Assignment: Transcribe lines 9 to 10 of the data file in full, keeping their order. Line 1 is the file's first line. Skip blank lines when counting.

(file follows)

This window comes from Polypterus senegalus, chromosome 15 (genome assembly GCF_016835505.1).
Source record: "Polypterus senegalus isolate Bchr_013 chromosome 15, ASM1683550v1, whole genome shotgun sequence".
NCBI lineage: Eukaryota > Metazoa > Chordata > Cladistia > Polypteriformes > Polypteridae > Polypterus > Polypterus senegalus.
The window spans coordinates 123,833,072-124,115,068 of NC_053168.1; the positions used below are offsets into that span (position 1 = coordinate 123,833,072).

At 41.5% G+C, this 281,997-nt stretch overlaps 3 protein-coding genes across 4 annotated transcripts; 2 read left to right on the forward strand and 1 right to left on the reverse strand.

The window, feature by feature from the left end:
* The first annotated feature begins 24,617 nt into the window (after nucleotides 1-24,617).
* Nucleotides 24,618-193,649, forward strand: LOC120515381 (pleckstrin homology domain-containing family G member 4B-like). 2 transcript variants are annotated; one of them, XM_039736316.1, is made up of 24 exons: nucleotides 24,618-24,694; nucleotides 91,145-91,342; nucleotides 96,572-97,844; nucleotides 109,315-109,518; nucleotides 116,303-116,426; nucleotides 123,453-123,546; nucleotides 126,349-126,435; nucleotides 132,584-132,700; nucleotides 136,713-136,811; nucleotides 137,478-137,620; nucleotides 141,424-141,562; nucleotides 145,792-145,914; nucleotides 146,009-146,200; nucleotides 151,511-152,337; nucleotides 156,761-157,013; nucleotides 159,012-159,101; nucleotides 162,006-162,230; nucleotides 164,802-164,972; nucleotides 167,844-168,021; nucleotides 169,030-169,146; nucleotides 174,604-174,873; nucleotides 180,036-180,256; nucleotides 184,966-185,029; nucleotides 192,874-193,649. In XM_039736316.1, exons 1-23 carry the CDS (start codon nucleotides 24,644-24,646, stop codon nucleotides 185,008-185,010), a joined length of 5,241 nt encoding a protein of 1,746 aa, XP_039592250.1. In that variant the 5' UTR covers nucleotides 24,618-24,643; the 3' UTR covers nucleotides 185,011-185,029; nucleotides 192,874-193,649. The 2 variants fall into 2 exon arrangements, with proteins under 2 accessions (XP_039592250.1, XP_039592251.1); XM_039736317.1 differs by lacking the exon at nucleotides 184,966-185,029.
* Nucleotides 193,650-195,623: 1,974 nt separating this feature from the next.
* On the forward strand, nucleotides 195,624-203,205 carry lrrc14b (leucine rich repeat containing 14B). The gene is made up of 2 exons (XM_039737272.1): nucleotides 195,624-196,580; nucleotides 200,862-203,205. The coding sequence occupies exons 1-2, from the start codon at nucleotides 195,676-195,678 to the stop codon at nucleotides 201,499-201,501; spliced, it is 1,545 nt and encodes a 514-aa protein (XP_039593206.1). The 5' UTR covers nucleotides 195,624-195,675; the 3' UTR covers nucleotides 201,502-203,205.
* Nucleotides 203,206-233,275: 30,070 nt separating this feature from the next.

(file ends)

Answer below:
* Nucleotides 193,650-195,623: 1,974 nt separating this feature from the next.
* On the forward strand, nucleotides 195,624-203,205 carry lrrc14b (leucine rich repeat containing 14B). The gene is made up of 2 exons (XM_039737272.1): nucleotides 195,624-196,580; nucleotides 200,862-203,205. The coding sequence occupies exons 1-2, from the start codon at nucleotides 195,676-195,678 to the stop codon at nucleotides 201,499-201,501; spliced, it is 1,545 nt and encodes a 514-aa protein (XP_039593206.1). The 5' UTR covers nucleotides 195,624-195,675; the 3' UTR covers nucleotides 201,502-203,205.